In March the solar project was completed at Tchey School, bringing electricity to 4 classrooms in the main building.

Electricity means many things for Tchey. Lights in the library mean teachers can utilize the office and library in the evenings. Informal English classes are already being held there with English speaking Khmer teachers giving classes to the advanced English students as well as a few adults.

Solar cells being installed on the roof at Tchey School.

Electricity means CD players, cell phones and flashlights can be charged. The school can use the electricity to power things we often have to haul generators out there to do. We have yet to discover all the small but important changes the availability of electricity will bring to the school. One building down, 3 to go!

The most important thing electricity has brought is the ability to launch the OLPC computer lab funded by Ubisoft of San Francisco, California. Ubisoft funded not only the computers, but the solar project to power them as well. A pilot class is underway in the computer lab and consists of students ranging in age from 12-14, from grades 4-6. The students were chosen based on their ability to read and write English, their parent’s commitment to allow them to attend class every day, and having good grades in their khmer classes. The computer lab is an extra curricular activity since the class is held in a public school, so the children come each day from 5-6 pm. Half the students attend the morning session, so they return to school at 5 for class. No one ever misses a class!

Being chosen to take the computer class is a great incentive for excellence at Tchey.

On the first day of class, we found we had to begin with explaining how electricity works; why the computer needs it, how to charge the battery, what it means when the battery is low, and in general, how to be safe around electricity. Once we got through that and a basic understanding of how to boot up, how to shut down and how to save, the students were off and running. Within the first hour, they had figured out how to capture video and were running around the class recording everything.During the course of the class, we have found that the students do best if they are allowed to just explore together, either as a class or in smaller groups. One will figure something out and show the others. We’re letting them explore at their own pace and then introducing projects, first around the journaling activities so they can continue to practice their English and begin a command of keyboarding.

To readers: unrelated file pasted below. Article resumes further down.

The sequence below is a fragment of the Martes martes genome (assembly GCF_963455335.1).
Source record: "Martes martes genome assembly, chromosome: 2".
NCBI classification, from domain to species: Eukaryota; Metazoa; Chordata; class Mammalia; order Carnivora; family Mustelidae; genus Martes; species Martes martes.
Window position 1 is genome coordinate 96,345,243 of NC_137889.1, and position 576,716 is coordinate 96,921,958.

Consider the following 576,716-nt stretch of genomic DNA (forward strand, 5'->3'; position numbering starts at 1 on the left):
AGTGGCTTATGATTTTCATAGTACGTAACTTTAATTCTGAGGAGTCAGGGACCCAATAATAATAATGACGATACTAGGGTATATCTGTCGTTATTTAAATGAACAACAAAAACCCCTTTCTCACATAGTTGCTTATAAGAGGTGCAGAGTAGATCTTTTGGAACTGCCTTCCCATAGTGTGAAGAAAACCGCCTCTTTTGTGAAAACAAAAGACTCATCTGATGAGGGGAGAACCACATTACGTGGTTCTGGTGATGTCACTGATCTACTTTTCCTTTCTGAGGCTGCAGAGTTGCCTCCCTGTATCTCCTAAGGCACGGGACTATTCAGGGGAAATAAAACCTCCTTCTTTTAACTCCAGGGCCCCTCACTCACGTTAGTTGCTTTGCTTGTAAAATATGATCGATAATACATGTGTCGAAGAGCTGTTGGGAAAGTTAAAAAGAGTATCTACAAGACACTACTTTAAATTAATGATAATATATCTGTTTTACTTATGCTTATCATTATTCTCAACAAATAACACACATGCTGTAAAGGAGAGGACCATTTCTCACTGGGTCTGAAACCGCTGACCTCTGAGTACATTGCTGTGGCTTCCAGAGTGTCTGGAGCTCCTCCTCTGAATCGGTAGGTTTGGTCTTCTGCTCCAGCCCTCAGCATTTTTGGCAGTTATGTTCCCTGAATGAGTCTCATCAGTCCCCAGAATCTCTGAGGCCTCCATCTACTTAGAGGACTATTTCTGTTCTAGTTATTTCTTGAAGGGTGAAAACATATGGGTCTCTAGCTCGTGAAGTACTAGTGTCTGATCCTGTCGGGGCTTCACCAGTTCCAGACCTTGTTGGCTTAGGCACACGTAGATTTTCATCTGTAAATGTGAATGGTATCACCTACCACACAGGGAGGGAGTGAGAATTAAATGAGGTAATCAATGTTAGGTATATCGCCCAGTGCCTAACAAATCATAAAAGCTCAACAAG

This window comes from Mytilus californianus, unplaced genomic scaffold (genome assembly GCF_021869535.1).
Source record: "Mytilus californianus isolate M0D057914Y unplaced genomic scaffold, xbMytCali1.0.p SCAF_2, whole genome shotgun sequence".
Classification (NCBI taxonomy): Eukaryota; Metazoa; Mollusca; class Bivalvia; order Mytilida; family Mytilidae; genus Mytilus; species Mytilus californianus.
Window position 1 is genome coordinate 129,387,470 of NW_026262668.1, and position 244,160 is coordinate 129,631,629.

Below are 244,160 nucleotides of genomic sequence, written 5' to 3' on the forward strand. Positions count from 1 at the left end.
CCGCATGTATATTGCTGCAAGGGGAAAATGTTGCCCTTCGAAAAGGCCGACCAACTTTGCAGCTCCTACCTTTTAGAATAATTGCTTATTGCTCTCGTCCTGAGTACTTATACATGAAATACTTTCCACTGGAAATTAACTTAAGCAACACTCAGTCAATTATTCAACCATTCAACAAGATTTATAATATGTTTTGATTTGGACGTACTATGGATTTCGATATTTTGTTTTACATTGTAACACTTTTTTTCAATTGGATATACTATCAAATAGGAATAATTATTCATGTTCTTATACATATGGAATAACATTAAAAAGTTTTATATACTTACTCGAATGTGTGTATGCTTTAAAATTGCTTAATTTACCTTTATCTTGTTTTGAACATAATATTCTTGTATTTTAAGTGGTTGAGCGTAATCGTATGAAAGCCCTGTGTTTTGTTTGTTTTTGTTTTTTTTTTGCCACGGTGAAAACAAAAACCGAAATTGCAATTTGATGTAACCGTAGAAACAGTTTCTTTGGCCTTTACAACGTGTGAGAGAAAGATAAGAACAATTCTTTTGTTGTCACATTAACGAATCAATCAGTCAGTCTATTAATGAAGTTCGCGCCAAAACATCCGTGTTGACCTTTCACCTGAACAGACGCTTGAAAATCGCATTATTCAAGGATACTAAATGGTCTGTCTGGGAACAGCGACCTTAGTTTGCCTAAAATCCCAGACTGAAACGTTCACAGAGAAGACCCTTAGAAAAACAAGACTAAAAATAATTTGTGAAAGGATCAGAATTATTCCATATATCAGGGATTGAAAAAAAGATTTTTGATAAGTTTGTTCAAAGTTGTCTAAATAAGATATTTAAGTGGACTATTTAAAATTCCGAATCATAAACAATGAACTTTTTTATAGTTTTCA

Demonstrating the computers to the children at school.

The students are beyond thrilled with their good fortune to be in this class. Other students at the school are working overtime to improve their grades, improve their English and start pestering their parents so they can attend the class when we open them up on a larger scale in October. Being chosen to take the computer class is a great incentive for excellence at Tchey.

A short video clip of the students in class.

We have many people to thank for making this project a success:

Josh Milligan of San Francisco, Ca, was the mastermind behind the entire project and virtually willed it into existence against impossible odds. Ubisoft shared Josh’s vision of bringing technology to rural Cambodia and donated not only all the computers but the funds necessary to install the solar project, buy the fixtures, supply the students and train the teachers.

Dave Claunch Liaison Production Services of Austin, Texas for the Apple computer and printer for the teachers.

Alex and Polly Ryerson of New York City for the installation of the new windows and door and securing the computer lab.

XO computers on the way to Tchey School.

Neil Ferguson of Dublin Ireland and Jessica and Jaz Whitney from Vermont, who cleaned and painted the lab on a very rickety ladder on a very hot day.

Parith Kong, from Smart Training Center in Phnom Penh for a great job on getting the installation done in a timely manner and under budget, training the staff and the personal attention you gave to the project from start to finish. We are impressed with your dedication to developing the rural community through the use of renewable resources.

And finally a big thanks to Theong Rithy, the 6th grade teacher at Tchey, who took on this mammoth project. While the rest of us are busy patting each other on the back for a job well done, Rithy’s work has just begun. His excited attitude, radiant passion for teaching and genuine love for his students humbles us.

The history of this project can be found here.